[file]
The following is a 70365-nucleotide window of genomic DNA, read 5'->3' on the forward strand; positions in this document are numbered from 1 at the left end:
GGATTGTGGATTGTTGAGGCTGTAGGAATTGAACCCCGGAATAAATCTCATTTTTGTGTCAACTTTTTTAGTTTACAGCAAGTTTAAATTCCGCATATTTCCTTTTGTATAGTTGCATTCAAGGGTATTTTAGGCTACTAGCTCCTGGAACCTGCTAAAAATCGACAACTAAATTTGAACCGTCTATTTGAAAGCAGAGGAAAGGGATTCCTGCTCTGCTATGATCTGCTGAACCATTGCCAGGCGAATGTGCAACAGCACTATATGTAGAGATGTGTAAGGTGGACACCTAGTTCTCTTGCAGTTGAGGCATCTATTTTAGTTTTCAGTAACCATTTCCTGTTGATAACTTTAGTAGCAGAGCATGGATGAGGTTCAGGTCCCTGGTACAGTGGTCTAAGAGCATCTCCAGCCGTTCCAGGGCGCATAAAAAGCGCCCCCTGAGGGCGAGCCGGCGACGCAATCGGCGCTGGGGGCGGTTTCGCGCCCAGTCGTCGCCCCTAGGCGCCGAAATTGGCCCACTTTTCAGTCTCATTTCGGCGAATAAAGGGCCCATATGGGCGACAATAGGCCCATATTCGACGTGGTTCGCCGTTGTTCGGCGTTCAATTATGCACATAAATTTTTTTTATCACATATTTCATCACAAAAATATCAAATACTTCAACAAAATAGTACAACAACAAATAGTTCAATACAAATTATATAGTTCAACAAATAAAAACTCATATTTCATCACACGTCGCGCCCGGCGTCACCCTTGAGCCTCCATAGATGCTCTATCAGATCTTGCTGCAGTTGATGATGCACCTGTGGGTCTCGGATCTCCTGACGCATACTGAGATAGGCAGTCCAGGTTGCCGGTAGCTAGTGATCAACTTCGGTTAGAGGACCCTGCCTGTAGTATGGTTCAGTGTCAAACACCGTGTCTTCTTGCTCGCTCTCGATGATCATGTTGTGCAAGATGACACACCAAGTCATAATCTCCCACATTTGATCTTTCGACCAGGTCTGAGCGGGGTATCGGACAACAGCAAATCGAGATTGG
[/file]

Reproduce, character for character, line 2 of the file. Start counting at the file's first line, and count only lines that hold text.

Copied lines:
GGATTGTGGATTGTTGAGGCTGTAGGAATTGAACCCCGGAATAAATCTCATTTTTGTGTCAACTTTTTTAGTTTACAGCAAGTTTAAATTCCGCATATTTCCTTTTGTATAGTTGCATTCAAGGGTATTTTAGGCTACTAGCTCCTGGAACCTGCTAAAAATCGACAACTAAATTTGAACCGTCTATTTGAAAGCAGAGGAAAGGGATTCCTGCTCTGCTATGATCTGCTGAACCATTGCCAGGCGAATGTGCAACAGCACTATATGTAGAGATGTGTAAGGTGGACACCTAGTTCTCTTGCAGTTGAGGCATCTATTTTAGTTTTCAGTAACCATTTCCTGTTGATAACTTTAGTAGCAGAGCATGGATGAGGTTCAGGTCCCTGGTACAGTGGTCTAAGAGCATCTCCAGCCGTTCCAGGGCGCATAAAAAGCGCCCCCTGAGGGCGAGCCGGCGACGCAATCGGCGCTGGGGGCGGTTTCGCGCCCAGTCGTCGCCCCTAGGCGCCGAAATTGGCCCACTTTTCAGTCTCATTTCGGCGAATAAAGGGCCCATATGGGCGACAATAGGCCCATATTCGACGTGGTTCGCCGTTGTTCGGCGTTCAATTATGCACATAAATTTTTTTTATCACATATTTCATCACAAAAATATCAAATACTTCAACAAAATAGTACAACAACAAATAGTTCAATACAAATTATATAGTTCAACAAATAAAAACTCATATTTCATCACACGTCGCGCCCGGCGTCACCCTTGAGCCTCCATAGATGCTCTATCAGATCTTGCTGCAGTTGATGATGCACCTGTGGGTCTCGGATCTCCTGACGCATACTGAGATAGGCAGTCCAGGTTGCCGGTAGCTAGTGATCAACTTCGGTTAGAGGACCCTGCCTGTAGTATGGTTCAGTGTCAAACACCGTGTCTTCTTGCTCGCTCTCGATGATCATGTTGTGCAAGATGACACACCAAGTCATAATCTCCCACATTTGATCTTTCGACCAGGTCTGAGCGGGGTATCGGACAACAGCAAATCGAGATTGG